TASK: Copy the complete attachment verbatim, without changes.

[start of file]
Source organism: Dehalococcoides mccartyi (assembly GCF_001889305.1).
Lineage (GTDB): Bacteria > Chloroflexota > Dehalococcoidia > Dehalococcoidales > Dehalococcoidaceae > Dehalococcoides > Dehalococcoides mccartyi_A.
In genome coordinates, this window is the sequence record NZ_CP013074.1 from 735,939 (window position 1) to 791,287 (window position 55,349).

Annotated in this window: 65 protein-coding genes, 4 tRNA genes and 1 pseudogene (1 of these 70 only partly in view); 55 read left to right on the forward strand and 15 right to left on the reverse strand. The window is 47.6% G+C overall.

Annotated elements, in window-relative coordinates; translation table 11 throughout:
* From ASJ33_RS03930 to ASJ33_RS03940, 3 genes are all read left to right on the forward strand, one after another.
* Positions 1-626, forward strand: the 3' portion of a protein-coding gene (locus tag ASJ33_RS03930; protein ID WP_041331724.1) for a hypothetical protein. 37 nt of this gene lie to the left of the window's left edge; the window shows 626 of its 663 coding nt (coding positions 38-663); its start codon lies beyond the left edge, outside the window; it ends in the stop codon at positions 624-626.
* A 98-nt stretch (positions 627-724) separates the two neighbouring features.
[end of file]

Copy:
Source organism: Dehalococcoides mccartyi (assembly GCF_001889305.1).
Lineage (GTDB): Bacteria > Chloroflexota > Dehalococcoidia > Dehalococcoidales > Dehalococcoidaceae > Dehalococcoides > Dehalococcoides mccartyi_A.
In genome coordinates, this window is the sequence record NZ_CP013074.1 from 735,939 (window position 1) to 791,287 (window position 55,349).

Annotated in this window: 65 protein-coding genes, 4 tRNA genes and 1 pseudogene (1 of these 70 only partly in view); 55 read left to right on the forward strand and 15 right to left on the reverse strand. The window is 47.6% G+C overall.

Annotated elements, in window-relative coordinates; translation table 11 throughout:
* From ASJ33_RS03930 to ASJ33_RS03940, 3 genes are all read left to right on the forward strand, one after another.
* Positions 1-626, forward strand: the 3' portion of a protein-coding gene (locus tag ASJ33_RS03930; protein ID WP_041331724.1) for a hypothetical protein. 37 nt of this gene lie to the left of the window's left edge; the window shows 626 of its 663 coding nt (coding positions 38-663); its start codon lies beyond the left edge, outside the window; it ends in the stop codon at positions 624-626.
* A 98-nt stretch (positions 627-724) separates the two neighbouring features.